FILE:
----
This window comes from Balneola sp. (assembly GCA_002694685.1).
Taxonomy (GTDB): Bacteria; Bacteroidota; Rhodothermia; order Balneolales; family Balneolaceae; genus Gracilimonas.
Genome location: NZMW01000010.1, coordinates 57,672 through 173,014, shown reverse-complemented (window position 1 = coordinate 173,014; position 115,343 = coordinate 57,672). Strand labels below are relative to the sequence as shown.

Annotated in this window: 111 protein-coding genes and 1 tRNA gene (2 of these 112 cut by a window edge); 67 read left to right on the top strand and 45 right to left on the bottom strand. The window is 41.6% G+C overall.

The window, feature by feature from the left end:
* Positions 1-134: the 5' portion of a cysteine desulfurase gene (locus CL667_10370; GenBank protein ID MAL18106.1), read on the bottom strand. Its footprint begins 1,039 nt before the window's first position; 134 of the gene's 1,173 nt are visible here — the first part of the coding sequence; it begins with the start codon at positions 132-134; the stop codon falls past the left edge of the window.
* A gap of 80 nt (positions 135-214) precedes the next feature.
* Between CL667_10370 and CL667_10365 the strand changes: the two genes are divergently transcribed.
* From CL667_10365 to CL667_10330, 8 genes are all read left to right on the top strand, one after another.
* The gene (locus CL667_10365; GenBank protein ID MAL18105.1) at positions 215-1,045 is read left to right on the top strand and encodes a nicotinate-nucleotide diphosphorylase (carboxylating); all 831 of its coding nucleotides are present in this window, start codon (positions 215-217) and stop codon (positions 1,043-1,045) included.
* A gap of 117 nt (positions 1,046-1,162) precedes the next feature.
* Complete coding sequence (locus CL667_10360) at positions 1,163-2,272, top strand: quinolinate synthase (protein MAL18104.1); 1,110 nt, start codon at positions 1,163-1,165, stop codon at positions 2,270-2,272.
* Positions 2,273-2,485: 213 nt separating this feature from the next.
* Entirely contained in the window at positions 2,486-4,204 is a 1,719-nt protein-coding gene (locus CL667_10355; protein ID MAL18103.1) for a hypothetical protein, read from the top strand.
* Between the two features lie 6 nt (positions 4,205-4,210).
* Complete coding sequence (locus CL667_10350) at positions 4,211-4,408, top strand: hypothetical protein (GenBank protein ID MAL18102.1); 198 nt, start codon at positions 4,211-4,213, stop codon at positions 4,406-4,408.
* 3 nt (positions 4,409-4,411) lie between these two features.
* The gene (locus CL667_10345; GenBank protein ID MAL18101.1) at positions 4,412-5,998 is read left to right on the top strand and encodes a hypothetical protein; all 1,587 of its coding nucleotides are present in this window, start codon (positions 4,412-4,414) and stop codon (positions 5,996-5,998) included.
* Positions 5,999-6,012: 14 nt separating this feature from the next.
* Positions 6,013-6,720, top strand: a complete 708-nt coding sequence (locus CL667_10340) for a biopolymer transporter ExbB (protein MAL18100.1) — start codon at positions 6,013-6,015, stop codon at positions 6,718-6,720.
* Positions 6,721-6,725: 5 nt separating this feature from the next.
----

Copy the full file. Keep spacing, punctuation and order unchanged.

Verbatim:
This window comes from Balneola sp. (assembly GCA_002694685.1).
Taxonomy (GTDB): Bacteria; Bacteroidota; Rhodothermia; order Balneolales; family Balneolaceae; genus Gracilimonas.
Genome location: NZMW01000010.1, coordinates 57,672 through 173,014, shown reverse-complemented (window position 1 = coordinate 173,014; position 115,343 = coordinate 57,672). Strand labels below are relative to the sequence as shown.

Annotated in this window: 111 protein-coding genes and 1 tRNA gene (2 of these 112 cut by a window edge); 67 read left to right on the top strand and 45 right to left on the bottom strand. The window is 41.6% G+C overall.

The window, feature by feature from the left end:
* Positions 1-134: the 5' portion of a cysteine desulfurase gene (locus CL667_10370; GenBank protein ID MAL18106.1), read on the bottom strand. Its footprint begins 1,039 nt before the window's first position; 134 of the gene's 1,173 nt are visible here — the first part of the coding sequence; it begins with the start codon at positions 132-134; the stop codon falls past the left edge of the window.
* A gap of 80 nt (positions 135-214) precedes the next feature.
* Between CL667_10370 and CL667_10365 the strand changes: the two genes are divergently transcribed.
* From CL667_10365 to CL667_10330, 8 genes are all read left to right on the top strand, one after another.
* The gene (locus CL667_10365; GenBank protein ID MAL18105.1) at positions 215-1,045 is read left to right on the top strand and encodes a nicotinate-nucleotide diphosphorylase (carboxylating); all 831 of its coding nucleotides are present in this window, start codon (positions 215-217) and stop codon (positions 1,043-1,045) included.
* A gap of 117 nt (positions 1,046-1,162) precedes the next feature.
* Complete coding sequence (locus CL667_10360) at positions 1,163-2,272, top strand: quinolinate synthase (protein MAL18104.1); 1,110 nt, start codon at positions 1,163-1,165, stop codon at positions 2,270-2,272.
* Positions 2,273-2,485: 213 nt separating this feature from the next.
* Entirely contained in the window at positions 2,486-4,204 is a 1,719-nt protein-coding gene (locus CL667_10355; protein ID MAL18103.1) for a hypothetical protein, read from the top strand.
* Between the two features lie 6 nt (positions 4,205-4,210).
* Complete coding sequence (locus CL667_10350) at positions 4,211-4,408, top strand: hypothetical protein (GenBank protein ID MAL18102.1); 198 nt, start codon at positions 4,211-4,213, stop codon at positions 4,406-4,408.
* 3 nt (positions 4,409-4,411) lie between these two features.
* The gene (locus CL667_10345; GenBank protein ID MAL18101.1) at positions 4,412-5,998 is read left to right on the top strand and encodes a hypothetical protein; all 1,587 of its coding nucleotides are present in this window, start codon (positions 4,412-4,414) and stop codon (positions 5,996-5,998) included.
* Positions 5,999-6,012: 14 nt separating this feature from the next.
* Positions 6,013-6,720, top strand: a complete 708-nt coding sequence (locus CL667_10340) for a biopolymer transporter ExbB (protein MAL18100.1) — start codon at positions 6,013-6,015, stop codon at positions 6,718-6,720.
* Positions 6,721-6,725: 5 nt separating this feature from the next.